Inhibition of proteolysis, and presumably activation of a protease target, appears to be required for proper formation of long-term memory in Drosophila. Comas et al. used a genetic screen to isolate a Drosophila mutant that has a deficit in long-term memory in response to a training protocol. The affected gene encodes a protein, Cer, that closely resembles the N-terminal portion of some members of the cathepsin family of cysteine proteinases. Usually this N-terminal portion inhibits cathepsin activity of the catalytic portion of the same molecule, but Cer seems to be a separate inhibitory molecule. In fact, protein-protein interaction maps indicate that Cer interacts with three cathepsin-like proteins from the fly, two of which lack the usual inhibitory N-terminal region. Formation of long-term memory seemed to require just the right amount of Cer. The Cer protein is expressed in neuronal and glial cells, and too much Cer, as a result of overexpression of Cer in glial cells, also caused a decrease in long-term memory. In wild-type flies, amounts of Cer mRNA and protein were transiently reduced 3 hours after training. These studies and others (see Related Resources) suggest new dimensions to the roles of cathepsins in signaling.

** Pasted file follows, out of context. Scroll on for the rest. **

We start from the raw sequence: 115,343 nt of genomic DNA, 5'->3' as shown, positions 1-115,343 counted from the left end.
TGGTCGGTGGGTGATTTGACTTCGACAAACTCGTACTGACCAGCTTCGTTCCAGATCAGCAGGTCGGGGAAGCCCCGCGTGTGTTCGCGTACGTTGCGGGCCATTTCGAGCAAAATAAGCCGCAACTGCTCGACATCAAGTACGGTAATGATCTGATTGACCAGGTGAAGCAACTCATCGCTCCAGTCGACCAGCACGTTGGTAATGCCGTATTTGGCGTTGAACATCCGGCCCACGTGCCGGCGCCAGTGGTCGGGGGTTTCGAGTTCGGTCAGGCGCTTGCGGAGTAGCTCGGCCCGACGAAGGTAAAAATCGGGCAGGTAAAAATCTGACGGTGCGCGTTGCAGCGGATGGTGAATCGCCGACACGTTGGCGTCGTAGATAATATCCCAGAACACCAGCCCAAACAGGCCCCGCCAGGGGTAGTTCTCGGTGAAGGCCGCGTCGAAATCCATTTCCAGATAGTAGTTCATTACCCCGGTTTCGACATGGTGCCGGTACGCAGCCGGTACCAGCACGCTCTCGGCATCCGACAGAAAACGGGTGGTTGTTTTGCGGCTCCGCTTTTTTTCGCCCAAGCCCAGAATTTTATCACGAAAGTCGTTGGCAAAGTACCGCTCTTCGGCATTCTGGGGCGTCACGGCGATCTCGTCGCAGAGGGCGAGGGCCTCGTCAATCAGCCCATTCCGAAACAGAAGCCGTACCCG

D. Comas, F. Petit, T. Preat, Drosophila long-term memory formation involves regulation of cathepsin activity. Nature 430, 460-463 (2004). [Online Journal]